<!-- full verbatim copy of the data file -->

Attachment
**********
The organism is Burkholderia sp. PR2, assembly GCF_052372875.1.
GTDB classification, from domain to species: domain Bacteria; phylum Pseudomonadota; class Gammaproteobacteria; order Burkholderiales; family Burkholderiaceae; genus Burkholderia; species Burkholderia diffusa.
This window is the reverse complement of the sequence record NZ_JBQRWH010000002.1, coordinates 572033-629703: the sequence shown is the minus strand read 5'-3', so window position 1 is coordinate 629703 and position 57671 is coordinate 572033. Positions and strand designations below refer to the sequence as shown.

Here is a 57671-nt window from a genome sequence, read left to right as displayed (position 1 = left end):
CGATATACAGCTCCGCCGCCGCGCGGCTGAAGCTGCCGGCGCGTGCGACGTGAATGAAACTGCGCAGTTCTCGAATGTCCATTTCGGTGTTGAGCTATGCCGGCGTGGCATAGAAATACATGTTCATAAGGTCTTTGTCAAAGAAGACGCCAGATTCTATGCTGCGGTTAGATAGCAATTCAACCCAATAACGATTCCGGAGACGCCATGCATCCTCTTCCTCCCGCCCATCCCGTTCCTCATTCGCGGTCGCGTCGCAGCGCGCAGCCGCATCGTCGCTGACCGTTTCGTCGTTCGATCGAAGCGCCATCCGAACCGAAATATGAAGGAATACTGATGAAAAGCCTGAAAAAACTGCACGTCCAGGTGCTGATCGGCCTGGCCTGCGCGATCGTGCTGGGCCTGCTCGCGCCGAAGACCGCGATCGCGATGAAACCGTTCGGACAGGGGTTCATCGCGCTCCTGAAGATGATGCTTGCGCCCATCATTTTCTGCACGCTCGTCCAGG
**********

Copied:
The organism is Burkholderia sp. PR2, assembly GCF_052372875.1.
GTDB classification, from domain to species: domain Bacteria; phylum Pseudomonadota; class Gammaproteobacteria; order Burkholderiales; family Burkholderiaceae; genus Burkholderia; species Burkholderia diffusa.
This window is the reverse complement of the sequence record NZ_JBQRWH010000002.1, coordinates 572033-629703: the sequence shown is the minus strand read 5'-3', so window position 1 is coordinate 629703 and position 57671 is coordinate 572033. Positions and strand designations below refer to the sequence as shown.

Here is a 57671-nt window from a genome sequence, read left to right as displayed (position 1 = left end):
CGATATACAGCTCCGCCGCCGCGCGGCTGAAGCTGCCGGCGCGTGCGACGTGAATGAAACTGCGCAGTTCTCGAATGTCCATTTCGGTGTTGAGCTATGCCGGCGTGGCATAGAAATACATGTTCATAAGGTCTTTGTCAAAGAAGACGCCAGATTCTATGCTGCGGTTAGATAGCAATTCAACCCAATAACGATTCCGGAGACGCCATGCATCCTCTTCCTCCCGCCCATCCCGTTCCTCATTCGCGGTCGCGTCGCAGCGCGCAGCCGCATCGTCGCTGACCGTTTCGTCGTTCGATCGAAGCGCCATCCGAACCGAAATATGAAGGAATACTGATGAAAAGCCTGAAAAAACTGCACGTCCAGGTGCTGATCGGCCTGGCCTGCGCGATCGTGCTGGGCCTGCTCGCGCCGAAGACCGCGATCGCGATGAAACCGTTCGGACAGGGGTTCATCGCGCTCCTGAAGATGATGCTTGCGCCCATCATTTTCTGCACGCTCGTCCAGG